The Madonna Litta is a late 15th-century painting, traditionally attributed to Leonardo da Vinci, in the Hermitage Museum, Saint Petersburg. It depicts the Virgin Mary breastfeeding the Christ child, a devotional subject known as the Madonna lactans. The figures are set in a dark interior with two arched openings, as in Leonardo's earlier Madonna of the Carnation, and a mountainous landscape in aerial perspective can be seen beyond. In his left hand Christ holds a goldfinch, which is symbolic of his future Passion.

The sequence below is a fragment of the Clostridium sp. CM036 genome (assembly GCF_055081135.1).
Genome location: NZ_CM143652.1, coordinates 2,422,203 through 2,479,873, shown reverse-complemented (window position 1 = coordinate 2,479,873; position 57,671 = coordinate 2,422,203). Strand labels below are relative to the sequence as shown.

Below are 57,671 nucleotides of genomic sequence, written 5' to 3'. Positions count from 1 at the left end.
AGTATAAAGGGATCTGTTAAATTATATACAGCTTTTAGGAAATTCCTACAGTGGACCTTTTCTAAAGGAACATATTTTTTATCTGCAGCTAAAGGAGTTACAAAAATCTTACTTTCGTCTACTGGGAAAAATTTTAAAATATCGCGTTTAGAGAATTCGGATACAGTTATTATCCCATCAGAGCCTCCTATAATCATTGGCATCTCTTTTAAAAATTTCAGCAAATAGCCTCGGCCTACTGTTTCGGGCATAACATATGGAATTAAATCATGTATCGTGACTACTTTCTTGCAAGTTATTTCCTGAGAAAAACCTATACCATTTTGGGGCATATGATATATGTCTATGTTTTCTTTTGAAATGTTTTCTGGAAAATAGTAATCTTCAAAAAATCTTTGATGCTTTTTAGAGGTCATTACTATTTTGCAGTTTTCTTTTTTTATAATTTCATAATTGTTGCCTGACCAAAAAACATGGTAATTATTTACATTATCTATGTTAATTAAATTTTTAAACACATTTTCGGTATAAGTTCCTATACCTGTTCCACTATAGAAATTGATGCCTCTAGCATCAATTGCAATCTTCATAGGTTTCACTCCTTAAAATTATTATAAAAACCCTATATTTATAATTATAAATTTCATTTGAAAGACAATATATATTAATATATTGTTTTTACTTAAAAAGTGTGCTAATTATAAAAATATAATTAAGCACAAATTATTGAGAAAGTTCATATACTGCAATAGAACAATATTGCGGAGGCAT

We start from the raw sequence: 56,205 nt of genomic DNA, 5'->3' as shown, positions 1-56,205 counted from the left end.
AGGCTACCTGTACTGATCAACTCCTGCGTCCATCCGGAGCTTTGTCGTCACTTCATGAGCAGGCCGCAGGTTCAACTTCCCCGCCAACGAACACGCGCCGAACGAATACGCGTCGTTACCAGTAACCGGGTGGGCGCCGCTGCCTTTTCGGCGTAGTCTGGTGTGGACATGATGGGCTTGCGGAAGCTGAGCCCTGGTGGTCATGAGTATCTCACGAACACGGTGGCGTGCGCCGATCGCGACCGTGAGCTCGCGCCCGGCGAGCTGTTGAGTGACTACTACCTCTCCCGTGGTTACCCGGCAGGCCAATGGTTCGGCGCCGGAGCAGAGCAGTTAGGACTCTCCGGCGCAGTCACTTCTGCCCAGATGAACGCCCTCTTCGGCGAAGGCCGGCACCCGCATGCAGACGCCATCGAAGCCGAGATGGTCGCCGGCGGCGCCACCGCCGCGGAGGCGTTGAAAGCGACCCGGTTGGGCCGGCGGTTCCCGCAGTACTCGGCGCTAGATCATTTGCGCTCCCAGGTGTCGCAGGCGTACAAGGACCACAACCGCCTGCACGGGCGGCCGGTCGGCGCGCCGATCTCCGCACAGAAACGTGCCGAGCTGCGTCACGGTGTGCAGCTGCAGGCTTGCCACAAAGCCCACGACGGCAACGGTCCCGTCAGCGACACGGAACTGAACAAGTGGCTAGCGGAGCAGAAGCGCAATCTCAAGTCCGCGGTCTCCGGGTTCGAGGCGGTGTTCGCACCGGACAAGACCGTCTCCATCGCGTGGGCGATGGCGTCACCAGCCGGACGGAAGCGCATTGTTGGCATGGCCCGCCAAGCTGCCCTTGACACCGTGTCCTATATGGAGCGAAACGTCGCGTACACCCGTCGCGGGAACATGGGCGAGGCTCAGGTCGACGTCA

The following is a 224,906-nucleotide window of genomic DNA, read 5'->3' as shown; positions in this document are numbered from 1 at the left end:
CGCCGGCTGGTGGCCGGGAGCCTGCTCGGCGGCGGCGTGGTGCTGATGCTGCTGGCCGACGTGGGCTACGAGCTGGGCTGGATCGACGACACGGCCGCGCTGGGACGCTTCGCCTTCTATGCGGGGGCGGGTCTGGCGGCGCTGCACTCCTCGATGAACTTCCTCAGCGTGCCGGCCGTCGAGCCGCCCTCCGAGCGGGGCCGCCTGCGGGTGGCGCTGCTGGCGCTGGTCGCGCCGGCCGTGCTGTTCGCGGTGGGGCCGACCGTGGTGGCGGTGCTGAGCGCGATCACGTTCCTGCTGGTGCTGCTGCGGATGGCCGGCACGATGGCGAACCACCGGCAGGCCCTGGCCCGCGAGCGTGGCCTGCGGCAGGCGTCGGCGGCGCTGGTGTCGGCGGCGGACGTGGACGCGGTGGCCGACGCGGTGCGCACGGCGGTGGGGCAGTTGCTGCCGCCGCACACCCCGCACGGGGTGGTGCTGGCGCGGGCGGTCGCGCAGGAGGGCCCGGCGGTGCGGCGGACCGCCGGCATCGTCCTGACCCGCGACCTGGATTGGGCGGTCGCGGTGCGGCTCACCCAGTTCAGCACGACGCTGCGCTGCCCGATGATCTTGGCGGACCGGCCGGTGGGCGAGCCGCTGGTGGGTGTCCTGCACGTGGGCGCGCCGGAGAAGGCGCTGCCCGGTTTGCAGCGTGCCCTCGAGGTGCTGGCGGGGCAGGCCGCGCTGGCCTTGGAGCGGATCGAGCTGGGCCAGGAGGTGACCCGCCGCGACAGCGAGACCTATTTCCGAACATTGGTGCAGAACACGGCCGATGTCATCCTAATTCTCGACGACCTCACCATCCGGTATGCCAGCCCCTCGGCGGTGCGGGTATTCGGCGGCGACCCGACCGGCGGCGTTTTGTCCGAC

Scholarly opinion is divided on the work's attribution, with some believing it to be the work of a pupil of Leonardo such as Giovanni Antonio Boltraffio or Marco d'Oggiono; the Hermitage Museum, however, considers the painting to be an autograph work by Leonardo. The painting takes its name from the House of Litta, a Milanese noble family in whose collection it was for much of the nineteenth century.